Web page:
radiative


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ra·di·a·tion

 (rā′dē-ā′shən)
n.
1. The act or process of radiating: the radiation of heat and light from a fire.
2. Physics
a. Emission or propagation of energy in the form of waves or particles.
b. Energy radiated or transmitted in the form of waves or particles.
c. A stream of particles or electromagnetic waves emitted by the atoms and molecules of a radioactive substance as a result of nuclear decay.
3.
a. The act of exposing or the condition of being exposed to such energy.
b. The application of such energy, as in medical treatment.
4. Anatomy Radial arrangement of parts, as of a group of nerve fibers connecting different areas of the brain.
5. Adaptive radiation

ra′di·a′tion·al, ra′di·a′tive adj.

radiative

(ˈreɪdɪətɪv) or

radiatory

adj
(General Physics) physics emitting or causing the emission of radiation: a radiative collision.
Translations
References in periodicals archive ?
In this work, the radiative transfer equation in a human biological tissue is described by using a stationary varying refractive index RTE [18, 19]
Radiative transfer models and geometrical optical models are commonly used for modeling the reflectance.
In order to find the maximum power and efficiency at maximum power output, relation between the design parameters of internally and externally radiative heat engines was presented [26].
[13] has presented a model for suspension to wall heat transfer coefficient based on simplified cluster renewal including the effects of radiative heat transfer.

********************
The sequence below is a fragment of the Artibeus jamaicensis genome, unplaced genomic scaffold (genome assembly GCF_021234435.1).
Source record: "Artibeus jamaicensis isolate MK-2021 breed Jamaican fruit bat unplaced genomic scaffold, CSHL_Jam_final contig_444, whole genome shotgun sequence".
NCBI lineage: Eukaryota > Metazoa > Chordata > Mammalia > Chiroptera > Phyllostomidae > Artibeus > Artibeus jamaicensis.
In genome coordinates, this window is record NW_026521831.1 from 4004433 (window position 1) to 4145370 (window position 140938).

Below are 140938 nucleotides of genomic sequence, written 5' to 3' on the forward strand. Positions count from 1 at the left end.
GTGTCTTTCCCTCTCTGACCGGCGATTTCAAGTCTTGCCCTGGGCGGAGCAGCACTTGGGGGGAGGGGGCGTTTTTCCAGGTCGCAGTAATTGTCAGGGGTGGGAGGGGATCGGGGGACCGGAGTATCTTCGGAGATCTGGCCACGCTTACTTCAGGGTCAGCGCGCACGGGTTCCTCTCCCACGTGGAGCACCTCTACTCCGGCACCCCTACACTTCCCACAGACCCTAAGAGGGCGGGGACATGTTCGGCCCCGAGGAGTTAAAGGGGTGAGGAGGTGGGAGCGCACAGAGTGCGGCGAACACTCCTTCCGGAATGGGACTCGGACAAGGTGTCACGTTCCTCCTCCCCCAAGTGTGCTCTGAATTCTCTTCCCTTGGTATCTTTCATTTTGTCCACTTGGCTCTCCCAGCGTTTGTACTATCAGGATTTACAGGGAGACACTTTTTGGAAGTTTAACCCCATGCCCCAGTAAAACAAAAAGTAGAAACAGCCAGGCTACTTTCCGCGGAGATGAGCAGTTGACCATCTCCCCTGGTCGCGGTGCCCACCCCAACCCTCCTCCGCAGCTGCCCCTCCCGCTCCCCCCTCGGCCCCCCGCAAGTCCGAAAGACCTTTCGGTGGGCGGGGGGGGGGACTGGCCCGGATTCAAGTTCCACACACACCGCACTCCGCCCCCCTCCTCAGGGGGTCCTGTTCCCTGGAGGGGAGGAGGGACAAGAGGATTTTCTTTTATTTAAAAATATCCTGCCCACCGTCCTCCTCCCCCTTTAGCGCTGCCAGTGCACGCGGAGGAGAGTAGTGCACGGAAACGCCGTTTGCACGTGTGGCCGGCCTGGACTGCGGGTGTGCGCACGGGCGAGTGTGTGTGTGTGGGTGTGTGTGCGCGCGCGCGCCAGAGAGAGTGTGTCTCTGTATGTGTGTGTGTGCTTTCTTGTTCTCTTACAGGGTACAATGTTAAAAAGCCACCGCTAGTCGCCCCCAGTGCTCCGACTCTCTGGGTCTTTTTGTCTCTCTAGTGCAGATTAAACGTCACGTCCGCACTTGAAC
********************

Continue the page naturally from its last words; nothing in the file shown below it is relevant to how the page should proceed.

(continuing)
Other topics include three-dimensional dust radiative transfer, the dawn of chemistry, solar irradiance variability and climate, modeling the panchromatic spectral energy distributions of galaxies, and nucleosynthesis in stars and the chemical enrichment of galaxies.
The signals of keystrokes can leak to the ground line of the PS/2 serial due to crosstalk and radiative couplings and these couplings are analyzed firstly.
In the last 20 years, there has been a 30% increase in radiative forcing--the warming effect on the climate--due to carbon dioxide ([CO.sub.2]), methane, and nitrous oxide levels.
In the present study, we investigate the radiative effect of BC aerosols during the year 2010-2011, in which the CWG event had taken place.
AFP last week reported on the draft, which uses a concept known as "radiative forcing" -- how much energy from the sun remains in the atmosphere after some is bounced back into space -- and the substances that effect it.
The authors found that ocean temperature conditions plus high radiative forcing -- when Earth absorbs more sunlight than it radiates back into space -- play important roles in triggering megadroughts.
Radiative Neutron Capture: Primordial Nucleosynthesis of the Universe

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